From Alzner to Wideman, we're taking a look at and grading (please read the criteria below) the 2011-12 season for every player who laced 'em up for the Caps for a significant number of games during the campaign, with an eye towards 2012-13. Next up, Alex Ovechkin.
#8 / Left Wing / Washington Capitals
Key Stat: For the first time in his NHL career, Ovechkin didn't lead the NHL in shots on goal, finishing fifth overall.
Interesting Stat: Ovechkin scored 81% more goals than the Caps' second-leading goal-scorer (Alexander Semin, 21), which trailed only Steven Stamkos in terms of the biggest drop-off, percentage-wise, between a team's top and second-place lamp-lighters. (Stamkos scored 60 goals, 35 more than Martin St. Louis.)
The Good: Ovechkin - still far and away the NHL's most prolific goal-scorer since the lockout and one of three players to score 30 or more goals in each of those seven seasons - had a bit of a bounce-back season in that department, scoring a half-dozen more goals than he did in 2010-11, and you could point to the power-play as to where he found those six goals (he's now scored 25 even-strength goals in each of the past two campaigns). His goal and point totals were enough to comfortably lead the team (despite playing 36 more games than Nicklas Backstrom, Ovechkin was unable to surpass the Swedish pivot in assists on the season, losing out by a 30-27 count), which ultimately probably says more about the team than its captain. Ovechkin scored at a 50-goal pace over the last 43 games of the season and had a handful of vintage individual performances, including a March comeback win against the Isles, one of eight multi-goal efforts for The Great Eight.
Ovechkin carried his strong play into the playoffs, where he had four points in the first four games despite getting a heavy dose of the ultra-physical defensive pairing of Zdeno Chara and Dennis Seidenberg, a match-up in which he gave as good as he got all series long. Against the Rangers in Round 2, Ovechkin scored a tie-breaking power-play game-winner in the last eight minutes of Game 2 and opened the scoring in a must-win 2-1 Game 6 victory. Not a bad season... for a mere mortal.
The Bad: When Ovechkin has been great (or even very good) in the past, he's done it by possessing the puck and generating a ton of shots. In 2011-12, both of those aspects of his game were greatly diminished, due largely to three factors, in varying degrees: the coaching change (for which reasonable minds can differ as to the captain's culpability, but the Caps went from a good possession team to an awful one in an instant), the loss of Backstrom (but if your $10-million winger needs a $7-million center to be effective, he's not a $10-million winger), and Ovechkin himself. The results have been stark: his possession numbers have tailed off from a relative Corsi of 11.9 to negative-3.4 in the past two seasons, while the team fired 16% fewer shots on net with Ovi on the ice at even-strength, and his own shot rate has dropped by around that same 16% number, and all of this despite relatively easy zone starts and competition. Suddenly that six-goal "bounce-back" seems somewhat hollow, doesn't it?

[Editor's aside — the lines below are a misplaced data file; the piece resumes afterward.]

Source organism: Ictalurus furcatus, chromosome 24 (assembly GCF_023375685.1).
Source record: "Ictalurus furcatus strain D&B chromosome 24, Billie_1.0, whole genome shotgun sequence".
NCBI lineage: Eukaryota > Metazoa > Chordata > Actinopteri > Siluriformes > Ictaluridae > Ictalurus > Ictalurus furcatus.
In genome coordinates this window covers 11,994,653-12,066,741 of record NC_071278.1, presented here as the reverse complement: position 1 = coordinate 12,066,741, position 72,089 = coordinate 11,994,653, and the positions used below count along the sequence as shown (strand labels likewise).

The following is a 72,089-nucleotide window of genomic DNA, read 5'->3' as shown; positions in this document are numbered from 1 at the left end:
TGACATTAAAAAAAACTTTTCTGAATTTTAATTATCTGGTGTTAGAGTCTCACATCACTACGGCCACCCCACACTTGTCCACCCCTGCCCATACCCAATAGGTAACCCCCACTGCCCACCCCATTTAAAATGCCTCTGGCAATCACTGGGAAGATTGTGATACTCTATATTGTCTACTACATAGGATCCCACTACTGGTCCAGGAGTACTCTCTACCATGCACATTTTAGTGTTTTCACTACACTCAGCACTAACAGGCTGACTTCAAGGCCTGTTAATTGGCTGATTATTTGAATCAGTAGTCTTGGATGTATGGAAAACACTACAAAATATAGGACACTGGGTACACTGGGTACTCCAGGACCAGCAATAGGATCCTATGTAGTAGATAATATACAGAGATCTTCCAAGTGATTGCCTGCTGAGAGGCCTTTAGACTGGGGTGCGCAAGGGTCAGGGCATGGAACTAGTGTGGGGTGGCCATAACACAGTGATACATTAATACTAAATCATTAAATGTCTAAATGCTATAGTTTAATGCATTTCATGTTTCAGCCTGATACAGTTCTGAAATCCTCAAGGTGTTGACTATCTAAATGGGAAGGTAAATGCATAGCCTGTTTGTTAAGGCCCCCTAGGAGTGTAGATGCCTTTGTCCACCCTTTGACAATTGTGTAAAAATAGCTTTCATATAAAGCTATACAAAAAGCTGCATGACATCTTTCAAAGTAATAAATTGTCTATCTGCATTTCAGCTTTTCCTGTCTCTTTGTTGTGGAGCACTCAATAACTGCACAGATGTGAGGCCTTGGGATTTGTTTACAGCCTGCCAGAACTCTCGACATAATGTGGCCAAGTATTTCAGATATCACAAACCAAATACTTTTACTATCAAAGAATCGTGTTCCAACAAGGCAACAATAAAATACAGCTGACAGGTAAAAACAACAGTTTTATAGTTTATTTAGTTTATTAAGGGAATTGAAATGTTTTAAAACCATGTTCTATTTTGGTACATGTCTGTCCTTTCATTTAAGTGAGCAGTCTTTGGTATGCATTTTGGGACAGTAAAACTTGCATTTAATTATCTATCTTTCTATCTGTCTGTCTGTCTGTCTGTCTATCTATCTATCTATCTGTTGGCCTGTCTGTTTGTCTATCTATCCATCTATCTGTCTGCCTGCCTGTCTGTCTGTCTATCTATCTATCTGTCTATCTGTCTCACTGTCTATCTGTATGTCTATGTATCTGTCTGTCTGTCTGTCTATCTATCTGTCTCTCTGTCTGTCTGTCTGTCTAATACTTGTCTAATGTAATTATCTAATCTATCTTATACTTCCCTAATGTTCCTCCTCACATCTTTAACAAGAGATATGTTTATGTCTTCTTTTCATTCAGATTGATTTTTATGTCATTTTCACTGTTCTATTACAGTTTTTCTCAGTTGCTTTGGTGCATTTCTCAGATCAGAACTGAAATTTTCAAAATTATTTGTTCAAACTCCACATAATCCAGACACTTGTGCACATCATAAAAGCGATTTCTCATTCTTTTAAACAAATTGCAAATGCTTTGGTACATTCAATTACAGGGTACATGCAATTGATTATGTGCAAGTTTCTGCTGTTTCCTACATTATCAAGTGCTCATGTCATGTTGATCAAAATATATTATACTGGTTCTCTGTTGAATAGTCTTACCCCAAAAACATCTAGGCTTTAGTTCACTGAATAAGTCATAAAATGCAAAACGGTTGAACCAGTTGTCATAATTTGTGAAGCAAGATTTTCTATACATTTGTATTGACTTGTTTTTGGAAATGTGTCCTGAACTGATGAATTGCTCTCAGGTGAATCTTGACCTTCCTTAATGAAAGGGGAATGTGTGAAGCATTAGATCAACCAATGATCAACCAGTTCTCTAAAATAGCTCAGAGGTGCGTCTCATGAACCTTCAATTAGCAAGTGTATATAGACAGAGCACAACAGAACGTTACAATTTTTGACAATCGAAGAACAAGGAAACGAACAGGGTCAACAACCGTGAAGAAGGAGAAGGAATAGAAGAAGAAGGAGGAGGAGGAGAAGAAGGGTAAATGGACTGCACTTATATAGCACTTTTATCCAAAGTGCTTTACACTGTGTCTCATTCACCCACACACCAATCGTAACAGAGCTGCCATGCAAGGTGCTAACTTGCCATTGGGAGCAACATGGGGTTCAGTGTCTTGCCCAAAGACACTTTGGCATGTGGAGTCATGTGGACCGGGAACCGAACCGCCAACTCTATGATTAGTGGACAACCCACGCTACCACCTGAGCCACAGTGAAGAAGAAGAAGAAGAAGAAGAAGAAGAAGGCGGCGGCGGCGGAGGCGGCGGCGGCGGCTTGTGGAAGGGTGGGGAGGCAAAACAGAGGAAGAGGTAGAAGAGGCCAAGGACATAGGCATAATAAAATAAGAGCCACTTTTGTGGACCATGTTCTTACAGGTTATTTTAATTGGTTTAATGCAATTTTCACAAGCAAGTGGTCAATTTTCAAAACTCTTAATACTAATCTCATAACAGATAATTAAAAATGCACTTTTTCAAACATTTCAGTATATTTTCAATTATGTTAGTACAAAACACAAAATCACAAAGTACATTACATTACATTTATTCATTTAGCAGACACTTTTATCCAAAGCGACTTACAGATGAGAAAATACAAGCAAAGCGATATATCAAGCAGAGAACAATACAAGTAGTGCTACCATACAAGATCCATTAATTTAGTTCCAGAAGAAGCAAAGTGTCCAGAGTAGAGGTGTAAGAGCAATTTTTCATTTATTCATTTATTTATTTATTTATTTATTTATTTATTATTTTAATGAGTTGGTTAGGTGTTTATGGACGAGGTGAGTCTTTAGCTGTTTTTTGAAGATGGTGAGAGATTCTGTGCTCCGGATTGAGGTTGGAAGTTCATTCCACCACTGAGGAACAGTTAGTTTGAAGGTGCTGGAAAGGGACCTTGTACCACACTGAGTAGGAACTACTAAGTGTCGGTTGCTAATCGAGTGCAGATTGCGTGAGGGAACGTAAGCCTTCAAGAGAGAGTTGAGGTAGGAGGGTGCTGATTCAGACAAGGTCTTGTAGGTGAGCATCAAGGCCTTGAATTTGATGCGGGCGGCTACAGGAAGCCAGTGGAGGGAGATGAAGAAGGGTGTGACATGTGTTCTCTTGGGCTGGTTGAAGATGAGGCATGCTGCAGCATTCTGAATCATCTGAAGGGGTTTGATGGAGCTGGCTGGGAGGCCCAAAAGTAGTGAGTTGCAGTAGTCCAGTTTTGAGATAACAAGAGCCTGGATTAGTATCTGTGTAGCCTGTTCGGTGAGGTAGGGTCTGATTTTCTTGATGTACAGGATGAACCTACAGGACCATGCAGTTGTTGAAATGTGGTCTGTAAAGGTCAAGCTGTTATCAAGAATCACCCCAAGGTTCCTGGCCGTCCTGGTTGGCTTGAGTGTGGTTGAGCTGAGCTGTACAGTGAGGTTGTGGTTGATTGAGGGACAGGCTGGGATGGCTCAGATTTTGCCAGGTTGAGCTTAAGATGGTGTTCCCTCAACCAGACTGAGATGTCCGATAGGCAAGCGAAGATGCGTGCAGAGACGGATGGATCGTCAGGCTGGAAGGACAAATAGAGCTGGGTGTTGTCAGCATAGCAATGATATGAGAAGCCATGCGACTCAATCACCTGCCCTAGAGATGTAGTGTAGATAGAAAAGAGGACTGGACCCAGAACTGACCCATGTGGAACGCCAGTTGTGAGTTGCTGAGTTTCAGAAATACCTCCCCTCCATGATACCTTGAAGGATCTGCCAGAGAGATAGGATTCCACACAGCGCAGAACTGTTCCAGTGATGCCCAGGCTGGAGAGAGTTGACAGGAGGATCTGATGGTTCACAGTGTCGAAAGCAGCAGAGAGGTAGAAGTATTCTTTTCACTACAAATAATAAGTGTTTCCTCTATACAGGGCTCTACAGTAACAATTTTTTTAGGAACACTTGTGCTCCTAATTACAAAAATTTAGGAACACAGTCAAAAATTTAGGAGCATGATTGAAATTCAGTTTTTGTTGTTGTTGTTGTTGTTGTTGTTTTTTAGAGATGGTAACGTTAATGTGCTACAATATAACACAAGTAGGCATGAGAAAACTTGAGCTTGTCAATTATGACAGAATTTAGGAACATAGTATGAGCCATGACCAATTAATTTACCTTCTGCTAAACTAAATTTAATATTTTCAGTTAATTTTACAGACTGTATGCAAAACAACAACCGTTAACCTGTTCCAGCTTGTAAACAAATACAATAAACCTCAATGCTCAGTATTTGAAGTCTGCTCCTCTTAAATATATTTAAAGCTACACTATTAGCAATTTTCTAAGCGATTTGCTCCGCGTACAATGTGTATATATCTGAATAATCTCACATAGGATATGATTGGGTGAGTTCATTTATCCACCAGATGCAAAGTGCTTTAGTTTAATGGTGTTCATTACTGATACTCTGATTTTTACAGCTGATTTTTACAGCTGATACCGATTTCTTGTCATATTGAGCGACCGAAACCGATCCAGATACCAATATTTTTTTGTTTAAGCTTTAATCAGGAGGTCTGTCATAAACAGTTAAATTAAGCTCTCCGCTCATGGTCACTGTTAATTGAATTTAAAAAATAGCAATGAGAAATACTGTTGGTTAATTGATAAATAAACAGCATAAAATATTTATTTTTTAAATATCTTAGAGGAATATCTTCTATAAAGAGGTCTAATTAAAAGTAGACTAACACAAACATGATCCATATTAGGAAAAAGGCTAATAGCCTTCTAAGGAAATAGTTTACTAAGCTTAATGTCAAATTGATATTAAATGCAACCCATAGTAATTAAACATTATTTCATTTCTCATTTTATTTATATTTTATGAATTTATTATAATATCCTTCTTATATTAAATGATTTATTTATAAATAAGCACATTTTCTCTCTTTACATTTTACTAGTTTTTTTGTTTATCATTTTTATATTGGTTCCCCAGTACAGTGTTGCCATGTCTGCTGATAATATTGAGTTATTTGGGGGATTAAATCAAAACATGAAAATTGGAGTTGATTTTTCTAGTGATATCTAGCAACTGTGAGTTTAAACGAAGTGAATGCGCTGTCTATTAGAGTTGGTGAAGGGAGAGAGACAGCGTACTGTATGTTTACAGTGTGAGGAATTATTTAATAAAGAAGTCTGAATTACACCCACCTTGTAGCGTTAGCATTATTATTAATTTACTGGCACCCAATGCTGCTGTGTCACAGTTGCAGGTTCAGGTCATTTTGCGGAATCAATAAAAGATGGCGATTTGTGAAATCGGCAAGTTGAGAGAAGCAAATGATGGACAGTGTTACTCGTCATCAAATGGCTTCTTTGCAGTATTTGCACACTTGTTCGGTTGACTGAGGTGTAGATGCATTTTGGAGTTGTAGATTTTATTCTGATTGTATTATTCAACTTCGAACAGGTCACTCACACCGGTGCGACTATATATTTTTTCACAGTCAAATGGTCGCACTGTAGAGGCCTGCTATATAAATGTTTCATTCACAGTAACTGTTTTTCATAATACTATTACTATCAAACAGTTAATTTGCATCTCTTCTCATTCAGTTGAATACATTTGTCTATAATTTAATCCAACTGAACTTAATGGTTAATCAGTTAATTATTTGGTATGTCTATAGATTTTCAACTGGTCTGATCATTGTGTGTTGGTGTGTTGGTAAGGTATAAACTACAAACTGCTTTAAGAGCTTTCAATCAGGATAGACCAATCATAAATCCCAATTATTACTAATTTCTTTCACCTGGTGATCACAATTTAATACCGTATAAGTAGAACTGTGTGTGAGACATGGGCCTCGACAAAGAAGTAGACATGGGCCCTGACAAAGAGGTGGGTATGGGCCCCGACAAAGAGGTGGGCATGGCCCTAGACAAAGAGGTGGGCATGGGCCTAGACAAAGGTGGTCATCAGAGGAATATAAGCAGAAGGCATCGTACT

Ovechkin set new career-lows in assists, points, even-strength goals (tied), game-winning goals, shots on goal, total- and per-game time on ice, and he's making the players around him... worse.
By the time the playoffs rolled around, Ovechkin seemed at times to be more of a decoy than a danger, and was, in his coach's mind, unplayable with a late lead due to his defensive indifference and/or deficiencies (to his credit, the captain said all the right things about his diminished and no doubt somewhat-humiliating role). And if a single goal could encapsulate Ovechkin's season, it might be the very last one the Caps allowed - Ovechkin tried to do to much by himself rather than making the safe/smart/simple play, got beaten by a mediocre defender, then failed to hustle back as that defender proceeded to ultimately end the Caps' season. Overly dramatic? Perhaps. But seven years into Ovechkin's career, the offensive numbers can no longer make up for the shortcomings in his game the way they did before; something's got to give.
The Vote: Rate Ovechkin below on a scale of 1-10 (10 being the best) based on his performance relative to his potential and your expectations for the season - if he had the best year you could have imagined him having, give him a 10; if he more or less played as you expected he would, give him a 5 or a 6; if he had the worst year you could have imagined him having, give him a 1.
The Discussion: Ovechkin would seem to be at a crossroads in his career - another new coach coming, another disappointing season in the books, and not even a legitimate claim that he's "improving his all-around game" to mitigate it all. The question now is where does he go from here? If you were hired as the new Caps coach tomorrow, how would you fix Ovechkin? What will it take for him to earn a 10 rating next year?